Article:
Kobe Bryant and Andrew Bynum will be there no matter what for the Lakers in the playoffs. (Getty Images)

One year ago, the Los Angeles Lakers were the favorites to win their third consecutive NBA title. They were set to finish Kobe Bryant's legacy as the equal of Michael Jordan in the rings department, to send off Phil Jackson with his 13th championship ring, and add another story of glory to their legacy.

And then, not so much.

The Lakers fell in four games to a relentless onslaught from the Mavericks in May, going out not only without a single win, but in an embarrassing fashion as Andrew Bynum cheap-shotted J.J. Barea, and the Lakers coming apart at the seams. After the lockout, they returned to a coach hey had not endorsed, trying to put in a new system, and trade rumors abundant. A failed trade for Chris Paul which set off a storm of controversy when David Stern, acting as the owner of the Hornets, struck down the deal which would have dealt both Lamar Odom and Pau Gasol, lead to Odom's departure to Dallas.

Throughout the year, we've seen the Lakers swing between two very serious extremes. More so than even most times in a season filled with extreme week-by-week results, the Lakers have played like a contender one game, and a dysfunctional, erratic, uncohesive mess the next. Kobe Bryant has lead the NBA in scoring for most of the season, but has seen his field goal percentage and overall efficiency plummet. Their bench is one of the singular worst in the league over the course of the season. Their stars, both Andrew Bynum and Kobe Bryant, have expressed dissatisfaction with Brown. The Lakers bowing out in the playoffs for the second year in a row would not be shocking.

Neither would their winning the NBA title.

The Lakers lost their heart and soul when they traded Derek Fisher to the Rockets. But they gained Ramon Sessions, which has made them an altogether more cohesive team. Then Kobe Bryant went down with an injury, and yet it has only served to make the Lakers stronger, as for the first time Metta World Peace has stepped up. It seems the more dysfunction and bad luck goes their way, the better the Lakers play.

And through it all has been the emergence of Andrew Bynum. Finally healthy for a full season, Bynum has proven himself to be the franchise center the Lakers have already claimed him to be. He made his first All-Star appearance, and it has been his physically overwhelming force down low that has put the Laker at another level consistently.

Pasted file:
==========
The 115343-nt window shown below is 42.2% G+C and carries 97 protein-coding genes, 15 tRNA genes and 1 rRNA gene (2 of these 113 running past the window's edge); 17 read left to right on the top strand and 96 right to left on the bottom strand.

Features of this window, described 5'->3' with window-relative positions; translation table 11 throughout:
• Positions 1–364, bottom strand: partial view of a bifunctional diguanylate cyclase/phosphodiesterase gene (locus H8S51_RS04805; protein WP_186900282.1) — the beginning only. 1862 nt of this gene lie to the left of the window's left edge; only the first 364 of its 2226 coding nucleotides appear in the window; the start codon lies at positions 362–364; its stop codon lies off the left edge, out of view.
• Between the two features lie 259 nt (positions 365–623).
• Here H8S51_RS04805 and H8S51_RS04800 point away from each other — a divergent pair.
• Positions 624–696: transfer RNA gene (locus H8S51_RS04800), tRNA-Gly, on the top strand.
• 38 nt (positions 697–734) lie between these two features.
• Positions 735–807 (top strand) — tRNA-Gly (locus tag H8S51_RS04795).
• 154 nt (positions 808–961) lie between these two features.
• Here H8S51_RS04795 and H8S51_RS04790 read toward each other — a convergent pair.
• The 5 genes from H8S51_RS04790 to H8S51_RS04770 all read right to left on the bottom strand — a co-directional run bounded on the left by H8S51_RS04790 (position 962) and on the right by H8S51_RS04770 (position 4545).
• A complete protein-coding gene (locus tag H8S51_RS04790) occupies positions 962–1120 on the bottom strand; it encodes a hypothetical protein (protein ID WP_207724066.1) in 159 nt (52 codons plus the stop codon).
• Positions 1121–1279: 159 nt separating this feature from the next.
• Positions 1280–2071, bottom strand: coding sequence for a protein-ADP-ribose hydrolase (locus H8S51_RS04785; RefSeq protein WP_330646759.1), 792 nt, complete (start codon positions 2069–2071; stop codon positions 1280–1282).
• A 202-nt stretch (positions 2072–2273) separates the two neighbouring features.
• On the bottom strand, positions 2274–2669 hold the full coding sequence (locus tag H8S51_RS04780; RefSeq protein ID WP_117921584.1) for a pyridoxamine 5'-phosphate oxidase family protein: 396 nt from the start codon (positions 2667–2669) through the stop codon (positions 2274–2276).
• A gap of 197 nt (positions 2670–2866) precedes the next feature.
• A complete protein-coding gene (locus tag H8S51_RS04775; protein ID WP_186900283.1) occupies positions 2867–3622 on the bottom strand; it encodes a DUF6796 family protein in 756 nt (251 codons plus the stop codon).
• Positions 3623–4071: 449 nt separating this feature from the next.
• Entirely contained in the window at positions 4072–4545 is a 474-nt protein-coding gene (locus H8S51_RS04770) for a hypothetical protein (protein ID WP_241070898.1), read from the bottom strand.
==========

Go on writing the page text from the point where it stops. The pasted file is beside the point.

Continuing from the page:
So how do the Lakers win the NBA title, redeeming last year's disaster, cementing Kobe Bryant's legacy as the second best player of all time, and returning Los Anegeles to what it feels is its rightful place?

Mike Brown has to do the work.

Kobe Bryant's going to shoot. A lot. And some nights he's going to score 40 and some nights he's going to drop 28 points on 29 shots. Thats' who he is and he isn't changing. Andrew Bynum is likely going to do something stupid. That's what he does. He's immature and brash and will generally do what he wants while still producing like no other center in the West.

Everything else comes down to Brown's management. The playoffs afford him solutions to many of his problems. Many coaches play shorter rotations, so he can play Ramon Sessions extended minutes, limiting the damage that has happened defensively when Steve Blake has seen the floor. And a grind-it-out, slower pace is a better fit for Brown's style, especially with both Pau Gasol and Bynum in place to wear down opponents with offensive rebounds.

Brown has to make adjustments. Too often he lets things slide, hoping they'll correct themselves. But the Lakers have not shown a capacity to play out of trouble, especially on the bench unit. Phil Jackson let players suffer through swings without calling timeouts. Brown doesn't have that luxury from a tactical or personnel standpoint.

It would be easy to point to some sort of balance between Bryant and Bynum as the crux of the Lakers' chances. If Kobe plays within the offense and limits his hero-ball instincts, feeding Bynum consistntly, the Lakers win. If he goes gunning as he is wont to do, not so much. But we know that both elements are simple facts of the Lakers' life. Bryant will shoot an inordinate amount, and Bynum will get touches as well. That's what we've seen this year, and it's worked, more often than not. The core is there, dysfunctional and abrsive as it is. It's Brown's responsibility to keep Pau Gasol mentally engaged, Metta World Peace able to contribute, the bench from destroying leads.

Brown's had the deck stacked against him this entire season. The Lakers' title run will depend on him beating the odds one more time.